Design and Preliminary Assembly of Custom TALEN Constructs for DNA Targeting of Sphinx 1/2, a Drosophila Serine Protease Homologue
Harrison, Sally A.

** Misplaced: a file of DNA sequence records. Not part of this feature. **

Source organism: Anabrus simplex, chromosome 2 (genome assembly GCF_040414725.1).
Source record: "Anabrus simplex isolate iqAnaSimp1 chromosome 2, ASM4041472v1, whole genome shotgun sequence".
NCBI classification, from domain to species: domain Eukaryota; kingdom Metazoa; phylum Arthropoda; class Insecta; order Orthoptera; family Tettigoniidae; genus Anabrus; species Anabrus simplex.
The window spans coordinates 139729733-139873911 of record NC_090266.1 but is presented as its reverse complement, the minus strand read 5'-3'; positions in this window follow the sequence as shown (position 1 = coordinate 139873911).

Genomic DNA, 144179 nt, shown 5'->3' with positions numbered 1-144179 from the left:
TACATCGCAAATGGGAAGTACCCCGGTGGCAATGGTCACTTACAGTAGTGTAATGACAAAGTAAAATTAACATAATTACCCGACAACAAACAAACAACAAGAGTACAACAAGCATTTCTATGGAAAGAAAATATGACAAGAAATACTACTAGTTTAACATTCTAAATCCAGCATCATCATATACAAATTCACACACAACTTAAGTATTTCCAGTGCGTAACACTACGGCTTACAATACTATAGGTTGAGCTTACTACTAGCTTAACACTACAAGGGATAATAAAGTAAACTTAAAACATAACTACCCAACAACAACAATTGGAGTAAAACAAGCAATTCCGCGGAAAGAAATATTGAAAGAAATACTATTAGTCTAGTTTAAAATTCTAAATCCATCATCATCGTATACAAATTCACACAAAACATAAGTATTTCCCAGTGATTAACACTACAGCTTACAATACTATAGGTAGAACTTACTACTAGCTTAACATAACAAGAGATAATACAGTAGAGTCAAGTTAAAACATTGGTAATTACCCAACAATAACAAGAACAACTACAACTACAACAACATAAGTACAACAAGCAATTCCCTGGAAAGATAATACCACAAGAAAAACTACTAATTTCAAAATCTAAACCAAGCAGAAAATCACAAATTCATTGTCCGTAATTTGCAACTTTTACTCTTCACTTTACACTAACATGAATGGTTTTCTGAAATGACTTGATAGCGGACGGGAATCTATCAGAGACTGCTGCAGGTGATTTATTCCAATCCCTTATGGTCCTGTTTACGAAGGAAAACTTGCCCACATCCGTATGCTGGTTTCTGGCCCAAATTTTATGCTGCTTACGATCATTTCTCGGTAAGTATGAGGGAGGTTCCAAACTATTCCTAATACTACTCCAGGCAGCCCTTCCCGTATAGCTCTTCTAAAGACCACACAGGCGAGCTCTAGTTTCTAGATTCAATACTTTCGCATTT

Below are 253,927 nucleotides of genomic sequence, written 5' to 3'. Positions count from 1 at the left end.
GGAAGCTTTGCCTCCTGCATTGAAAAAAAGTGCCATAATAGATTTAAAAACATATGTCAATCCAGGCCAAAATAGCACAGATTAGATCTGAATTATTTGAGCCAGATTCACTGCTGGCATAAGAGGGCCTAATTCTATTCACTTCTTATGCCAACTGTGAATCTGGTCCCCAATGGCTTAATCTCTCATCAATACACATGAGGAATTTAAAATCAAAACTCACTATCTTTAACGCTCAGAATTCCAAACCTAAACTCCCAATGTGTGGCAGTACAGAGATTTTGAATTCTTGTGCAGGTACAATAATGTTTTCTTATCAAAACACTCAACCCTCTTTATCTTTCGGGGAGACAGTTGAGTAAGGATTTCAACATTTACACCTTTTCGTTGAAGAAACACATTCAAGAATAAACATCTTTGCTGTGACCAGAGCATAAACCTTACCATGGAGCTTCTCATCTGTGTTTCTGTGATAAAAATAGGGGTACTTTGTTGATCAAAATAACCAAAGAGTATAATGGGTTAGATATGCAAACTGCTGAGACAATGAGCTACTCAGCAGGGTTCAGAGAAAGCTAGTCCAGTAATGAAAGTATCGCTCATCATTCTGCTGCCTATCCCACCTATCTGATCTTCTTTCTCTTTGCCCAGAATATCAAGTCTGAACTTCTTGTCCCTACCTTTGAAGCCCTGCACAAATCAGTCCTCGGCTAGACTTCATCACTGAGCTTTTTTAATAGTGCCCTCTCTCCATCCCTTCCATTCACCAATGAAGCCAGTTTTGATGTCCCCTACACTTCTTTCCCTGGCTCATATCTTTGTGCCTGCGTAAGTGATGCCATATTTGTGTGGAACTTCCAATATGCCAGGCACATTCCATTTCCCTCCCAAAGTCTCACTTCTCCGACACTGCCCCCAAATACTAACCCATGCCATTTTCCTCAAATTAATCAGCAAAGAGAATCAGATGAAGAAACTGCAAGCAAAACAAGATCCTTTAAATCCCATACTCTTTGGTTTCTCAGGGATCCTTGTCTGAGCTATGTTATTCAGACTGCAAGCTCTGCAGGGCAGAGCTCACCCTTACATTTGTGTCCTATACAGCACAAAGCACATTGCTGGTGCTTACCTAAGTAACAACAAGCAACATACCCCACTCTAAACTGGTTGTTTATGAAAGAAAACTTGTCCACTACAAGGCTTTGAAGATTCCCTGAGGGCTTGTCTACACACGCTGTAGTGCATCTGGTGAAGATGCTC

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In response to microbial infection, Drosophila melanogaster initiates an immune response leading to defense mechanisms, triggering the Toll pathway via Gram-positive bacterial infection or fungal infection. This results in the cleavage of the protein, Spatzle to activate the transcription of the Toll gene. The proteases and ligands in between these beginning and ending steps have been an important area of study to fully understand the complexity of Drosophila’s innate immunity. There are still a few unknown serine proteases that need further analysis and testing – one being Sphinx 1/2, a serine protease homolog. After the mapping of the entire Drosophila genome, new tools have been discovered for genome engineering. The present study focused on the early construction of plasmid vectors targeting the Sphinx 1/2 gene through use of a relatively new technique for modifying DNA using transcription activator-like effector nucleases (TALENs). This technique takes advantage of the TALEN’s ability to target any gene in the Drosophila genome through use of repeat variable di-residues. The results show the completion of the first step of TALEN unit assembly. Verification of designed primers led to the proper TALEN design, targeting Sphinx 1/2. Utilizing the Golden Gate cloning strategy, six specific repeat variable di-residues for three different vectors were successfully assembled for each side of the TALEN for both Sphinx 1 and Sphinx 2. The vectors were verified by colony PCR followed by digestion to visualize the different PCR fragments to verify where a restriction enzyme would cut in the sequence. The results indicated that further testing could be done on Sphinx 1/2 through mutant flies to test its greater role in the Toll pathway. This study also proved the effectiveness of TALENs in manipulating the Drosophila genome and perhaps for genes outside of Drosophila.